As the country entered the into National Recovery Plan (NPR) exactly a month ago, daily Covid-19 cases have instead risen to five-figure levels, with cases in the Klang Valley alone soaring to over 6,000 cases.
With the NRP broken into four phases and using the number of daily cases as a barometer for moving forward, the Klang Valley is still stuck in Phase One where only industries in the essential services are allowed to operate.
The automotive industry is stagnant, with production and deliveries of new vehicles halted since the beginning of June. Commenting on the situation, President of UMW Toyota Motor (UMWT), Ravindran K. said that the continued closure of all Toyota and Lexus showrooms nationwide meant that no business could be conducted; whilst at the same time manufacturing of vehicles including the supply chain and logistic efforts have also come to a halt.
“We still have an encouraging order bank for the various models. Nevertheless, we are hopeful that the restrictions of the lockdown can be eased to allow us to operate in a limited and safe way. Naturally, we will abide by all Standard Operating Procedures, as we have during the past year,” he said.
“We encourage customers to make their bookings online as we can then plan production at our two assembly plants to minimize waiting time when the restrictions are lifted, to enable customers to enjoy the current financial incentives,” emphasised Ravindran K.
For the first five months of the year, the company sold a total of 34,026 units, with sales of Toyota Vios, Yaris and the Hilux models contributing to 78% of sales in May. UMWT targets to sell 62,000 units this year, a modest 4.5% increase versus 2020.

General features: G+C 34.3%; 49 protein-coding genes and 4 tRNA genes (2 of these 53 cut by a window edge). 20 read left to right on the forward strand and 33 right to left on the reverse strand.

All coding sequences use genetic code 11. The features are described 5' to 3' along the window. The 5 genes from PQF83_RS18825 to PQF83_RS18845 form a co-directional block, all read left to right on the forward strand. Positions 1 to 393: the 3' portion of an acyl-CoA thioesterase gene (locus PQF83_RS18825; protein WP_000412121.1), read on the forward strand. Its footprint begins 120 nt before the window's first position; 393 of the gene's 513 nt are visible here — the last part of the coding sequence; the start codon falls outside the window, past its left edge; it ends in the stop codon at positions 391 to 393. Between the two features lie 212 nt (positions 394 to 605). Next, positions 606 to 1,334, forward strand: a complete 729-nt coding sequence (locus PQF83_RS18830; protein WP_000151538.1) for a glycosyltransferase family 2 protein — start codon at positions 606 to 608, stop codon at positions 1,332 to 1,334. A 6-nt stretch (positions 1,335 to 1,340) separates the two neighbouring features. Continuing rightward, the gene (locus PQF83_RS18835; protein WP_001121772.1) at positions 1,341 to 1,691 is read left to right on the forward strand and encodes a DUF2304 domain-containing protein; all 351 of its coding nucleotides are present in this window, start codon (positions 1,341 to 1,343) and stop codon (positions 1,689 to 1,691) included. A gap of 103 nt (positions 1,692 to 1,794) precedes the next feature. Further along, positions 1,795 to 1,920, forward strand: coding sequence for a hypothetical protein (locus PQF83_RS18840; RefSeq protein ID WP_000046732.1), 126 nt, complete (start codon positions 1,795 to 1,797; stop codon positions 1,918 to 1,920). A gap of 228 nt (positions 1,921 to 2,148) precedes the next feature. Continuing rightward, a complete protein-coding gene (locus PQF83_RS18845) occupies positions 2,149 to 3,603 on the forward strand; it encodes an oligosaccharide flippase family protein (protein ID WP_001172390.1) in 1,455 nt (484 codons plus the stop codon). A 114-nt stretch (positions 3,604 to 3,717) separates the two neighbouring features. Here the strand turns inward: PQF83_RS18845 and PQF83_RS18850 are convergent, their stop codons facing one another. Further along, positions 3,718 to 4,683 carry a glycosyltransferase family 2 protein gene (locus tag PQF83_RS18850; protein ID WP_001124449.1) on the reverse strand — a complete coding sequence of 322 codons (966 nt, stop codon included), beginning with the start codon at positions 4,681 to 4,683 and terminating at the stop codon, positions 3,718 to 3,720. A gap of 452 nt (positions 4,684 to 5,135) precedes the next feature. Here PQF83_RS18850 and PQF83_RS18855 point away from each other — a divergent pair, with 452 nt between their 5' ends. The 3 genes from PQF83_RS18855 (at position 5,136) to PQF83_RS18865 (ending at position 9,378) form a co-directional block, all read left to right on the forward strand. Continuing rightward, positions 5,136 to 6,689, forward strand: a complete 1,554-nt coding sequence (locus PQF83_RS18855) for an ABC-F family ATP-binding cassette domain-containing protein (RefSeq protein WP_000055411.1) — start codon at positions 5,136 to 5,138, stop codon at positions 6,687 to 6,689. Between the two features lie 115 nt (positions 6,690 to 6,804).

Akio Takeyama, Deputy Chairman of UMWT added that prolonged restrictions on vehicle production can have an impact not just on passenger vehicles but also commercial vehicles, which are essential for transportation of goods around the country.
“Furthermore, export business will be affected as well as our subsidiaries export a substantial amount of automotive components as part of Toyota’s global supply chain. If this situation continues for long, we are concerned that our overseas customers may look for new suppliers as they cannot have their own production delayed due to shortage of parts from Malaysia. This could have an impact on Malaysia’s economy as a whole if export business declines,” he elaborated.
Last week, UMWT announced an additional investment of RM270 million in which the bulk of it is channelled towards expanding the new Bukit Raja plant in Klang to produce hybrid vehicles. The prolonged shutdown could also affect the timing of new hybrid products being rolled out from the plant.
Current owners of Toyota and Lexus vehicles meanwhile are assured of all necessary measures being in place when they bring their vehicles for servicing. Owners however must contact their nearest service centre on their conditions of opening as well as schedule an appointment.
With social activities only allowed from Phase 4 of the NRP, it is unlikely that the Toyota Gazoo Racing Festival featuring the Toyota Vios Challenge one-make race will see the completion of the original 11-race schedule. By the end of this month, the original calendar would have covered eight races, including the new additions at the Malaysian Championship Series (MCS).
Takeyama, who is also the Chief Motorsport Officer of Gazoo Racing Malaysia stresses that we should do our part and pray that the number of cases quickly reduces, and the government will be able to relax the regulations to allow public events to be held.